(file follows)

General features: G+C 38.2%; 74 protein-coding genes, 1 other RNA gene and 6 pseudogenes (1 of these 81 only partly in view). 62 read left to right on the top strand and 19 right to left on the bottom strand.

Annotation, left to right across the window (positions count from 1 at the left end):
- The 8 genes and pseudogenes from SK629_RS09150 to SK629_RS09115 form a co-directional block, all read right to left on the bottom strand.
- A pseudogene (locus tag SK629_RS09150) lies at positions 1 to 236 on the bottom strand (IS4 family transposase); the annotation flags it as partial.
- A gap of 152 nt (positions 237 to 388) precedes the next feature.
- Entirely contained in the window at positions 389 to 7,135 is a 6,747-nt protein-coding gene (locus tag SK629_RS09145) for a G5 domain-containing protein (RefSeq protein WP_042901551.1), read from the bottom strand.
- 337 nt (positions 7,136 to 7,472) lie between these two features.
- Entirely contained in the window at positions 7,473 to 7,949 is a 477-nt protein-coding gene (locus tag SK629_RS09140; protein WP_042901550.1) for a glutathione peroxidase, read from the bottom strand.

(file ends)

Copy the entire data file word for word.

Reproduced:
General features: G+C 38.2%; 74 protein-coding genes, 1 other RNA gene and 6 pseudogenes (1 of these 81 only partly in view). 62 read left to right on the top strand and 19 right to left on the bottom strand.

Annotation, left to right across the window (positions count from 1 at the left end):
- The 8 genes and pseudogenes from SK629_RS09150 to SK629_RS09115 form a co-directional block, all read right to left on the bottom strand.
- A pseudogene (locus tag SK629_RS09150) lies at positions 1 to 236 on the bottom strand (IS4 family transposase); the annotation flags it as partial.
- A gap of 152 nt (positions 237 to 388) precedes the next feature.
- Entirely contained in the window at positions 389 to 7,135 is a 6,747-nt protein-coding gene (locus tag SK629_RS09145) for a G5 domain-containing protein (RefSeq protein WP_042901551.1), read from the bottom strand.
- 337 nt (positions 7,136 to 7,472) lie between these two features.
- Entirely contained in the window at positions 7,473 to 7,949 is a 477-nt protein-coding gene (locus tag SK629_RS09140; protein WP_042901550.1) for a glutathione peroxidase, read from the bottom strand.